During these years of hasty analysis, pundits have often referred to the “Kosovo myth” as a morbid glorification of defeat and the very root of Serbian nationalism. But the Kosovo “myth” is a “Christian myth,” which does not celebrate defeat but the victory of life over death, of hope over despair. It does not inspire hatred, nor does it demand revenge. The English scholar G.N.W. Locke protests that there is “no glorification of war — quite contrary, it honors only courage and fortitude. There is more jingoism, vainglory and xenophobic incitement to violence in the fourteen lines of the ‘Marseillaise’ than in the entire body of the Serbian epics.”8 The poetry of Kosovo has religious, cultural and historical dimensions that transcend the boundaries of time and geography.
Murad I led the victorious Turkish troops into the Balkans, but was killed by a Serbian commando just on the eve of the Battle of Kosovo. His death, however, did not affect the outcome. His successors put into effect his plan for the conquered territories. After disarming them and assessing special taxes, but retaining the existing social and cultural institutions, they were incorporated into the expanding Ottoman Empire. Like other Ottoman rulers, he aimed to build a Muslim Empire “with Christian brain and muscle.”9 The Turkish rulers brought Christians with special skills, as well as traders on land and sea, into the service of the state.
The captured population now had alien rulers who professed Islam. The conquerors did not force Islam on the population at first, but there were advantages for the convert, notably in a reduction of taxes and an elevation in status. In the first two centuries after the Kosovo defeat, relatively few Serbs converted.
Islam started to take root among the Albanians, now coming down from the mountains where they had been shepherds. Part of the reason for this may be the different historical circumstances of Serbs and Albanians. Living in rival clans, the Albanians lacked a cohesive state and an autocephalous church. The Serbs, on the other hand, came under the rule of the Ottomans with strong memories of the past, of their medieval state and well-established church. Orthodoxy remained active after the collapse of the state and kept its people aware of their religious and historical roots. The monastery of Hilandar on Mount Athos also preserved national tradition through sacred objects and documents. All these memorials stiffened Serbian resistance to conversion to Islam.
The most onerous special tax imposed on Christians throughout the Balkans was devsirme or “collection,” also called “boy tribute” or “tribute in blood.” Over two centuries, approximately two hundred thousand boys aged eight or nine were taken from their families and raised as Muslims in the Janissaries, soldiers sworn to lifelong loyalty to the Sultan and at first forbidden to marry or hold property. For some it became a road to power, as it was for Mehmed Pasa Sokolli, a Janissary of Serbian origin who became Grand Vizier of the Ottoman Empire. Over thirty Grand Viziers of the Ottoman Empire were of Albanian origin.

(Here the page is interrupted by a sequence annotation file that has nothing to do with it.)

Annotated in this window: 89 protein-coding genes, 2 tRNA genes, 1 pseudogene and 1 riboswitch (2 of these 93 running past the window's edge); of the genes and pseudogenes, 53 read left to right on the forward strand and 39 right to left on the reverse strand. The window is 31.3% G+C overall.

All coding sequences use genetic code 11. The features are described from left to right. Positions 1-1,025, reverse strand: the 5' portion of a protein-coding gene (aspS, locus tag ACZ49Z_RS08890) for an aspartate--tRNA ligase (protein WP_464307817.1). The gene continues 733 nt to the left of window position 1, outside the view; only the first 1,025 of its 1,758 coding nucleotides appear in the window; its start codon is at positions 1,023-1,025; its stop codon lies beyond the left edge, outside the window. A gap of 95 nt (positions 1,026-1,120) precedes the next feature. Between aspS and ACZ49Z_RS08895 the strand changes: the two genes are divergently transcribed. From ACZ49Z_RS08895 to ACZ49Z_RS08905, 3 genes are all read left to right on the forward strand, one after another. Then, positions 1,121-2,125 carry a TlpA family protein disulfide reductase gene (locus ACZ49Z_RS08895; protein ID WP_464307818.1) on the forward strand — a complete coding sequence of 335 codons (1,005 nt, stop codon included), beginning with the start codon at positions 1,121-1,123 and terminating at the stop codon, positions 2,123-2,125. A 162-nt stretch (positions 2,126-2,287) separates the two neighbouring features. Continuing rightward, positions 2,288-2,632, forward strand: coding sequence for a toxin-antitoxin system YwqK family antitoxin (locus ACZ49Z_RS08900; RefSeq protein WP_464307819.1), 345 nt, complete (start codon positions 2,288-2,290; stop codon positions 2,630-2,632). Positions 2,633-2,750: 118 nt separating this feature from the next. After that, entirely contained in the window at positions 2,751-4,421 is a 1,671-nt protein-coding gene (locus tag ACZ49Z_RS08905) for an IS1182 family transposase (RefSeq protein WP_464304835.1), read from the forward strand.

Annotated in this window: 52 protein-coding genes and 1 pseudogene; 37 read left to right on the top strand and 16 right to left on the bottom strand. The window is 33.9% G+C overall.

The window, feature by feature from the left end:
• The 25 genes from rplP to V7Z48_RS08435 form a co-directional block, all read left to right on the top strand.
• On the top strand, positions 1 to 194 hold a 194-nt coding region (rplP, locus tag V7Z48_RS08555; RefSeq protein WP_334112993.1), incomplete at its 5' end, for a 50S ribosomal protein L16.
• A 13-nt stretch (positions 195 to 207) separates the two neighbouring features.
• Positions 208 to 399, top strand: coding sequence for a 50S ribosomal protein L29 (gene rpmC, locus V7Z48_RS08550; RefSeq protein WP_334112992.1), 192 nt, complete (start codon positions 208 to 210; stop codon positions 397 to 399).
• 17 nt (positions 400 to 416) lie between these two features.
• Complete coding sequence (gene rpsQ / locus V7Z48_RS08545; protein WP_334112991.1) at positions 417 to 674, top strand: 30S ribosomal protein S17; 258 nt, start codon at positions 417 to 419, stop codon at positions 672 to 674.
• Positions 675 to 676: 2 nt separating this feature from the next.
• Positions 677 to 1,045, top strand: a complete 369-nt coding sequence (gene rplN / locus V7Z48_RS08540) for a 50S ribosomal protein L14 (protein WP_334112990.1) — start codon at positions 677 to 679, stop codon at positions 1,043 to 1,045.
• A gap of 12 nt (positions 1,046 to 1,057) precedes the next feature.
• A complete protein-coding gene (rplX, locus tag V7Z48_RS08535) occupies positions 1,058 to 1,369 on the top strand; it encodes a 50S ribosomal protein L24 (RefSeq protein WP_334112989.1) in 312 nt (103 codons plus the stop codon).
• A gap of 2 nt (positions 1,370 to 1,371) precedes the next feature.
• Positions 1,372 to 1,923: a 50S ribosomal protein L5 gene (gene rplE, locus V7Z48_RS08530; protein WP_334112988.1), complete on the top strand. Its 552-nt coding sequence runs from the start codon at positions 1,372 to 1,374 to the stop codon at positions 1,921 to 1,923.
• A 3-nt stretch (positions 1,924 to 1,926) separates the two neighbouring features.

After the conquest, the Serbs repeatedly petitioned the Turks to restore the Pec Patriarchate, which had been abolished after the conquest. With Sokolli as Grand Vizier, the patriarchate was restored. The Grand Vizier’s brother, Makarije Sokolovic, became Patriarch (1557-71, d.1574). This move served the conquerors well as their armies advanced into Europe, insuring a peaceful population on the border. At the time of their power and greatest glory, the Turks were relatively tolerant, concerned with loyalty and tribute, and the Patriarchs from the Sokolovich family nurtured the policy of peace.
At this time, the jurisdiction of the Patriarchate included Serbs in all the Ottoman territories, extending to Bosnia and those living north of the rivers Sava and Danube. It thus included Serbs in Bosnia, who had been outside the borders of Dusan’s extensive empire. The Patriarch became “Milletbasha,” or leader of all Serbian and Bulgarian Orthodox, ruling from Pec in Kosovo. If we look for the seedbed of the idea of a “Greater Serbia,” it may come from the Pec patriarchate under Ottoman rule rather than from the medieval kingdoms. This reorganization gave the Serbs the possibility of preserving their religion, language and cohesive identity. The Patriarch now had the responsibility to collect taxes and pay the annual assessment to the Sultan. In return, he freely administered church affairs and dealt with grievances and disputes in civil cases, saving his people from the Turkish courts. In most cases, Dusan’s Code of Laws prevailed. The Patriarch would visit the churches in his patriarchate with a large entourage and armed Janissaries designated for his protection. By his impressive appearance and the freedom of action he secured for his people, he clearly benefited his Serbian faithful.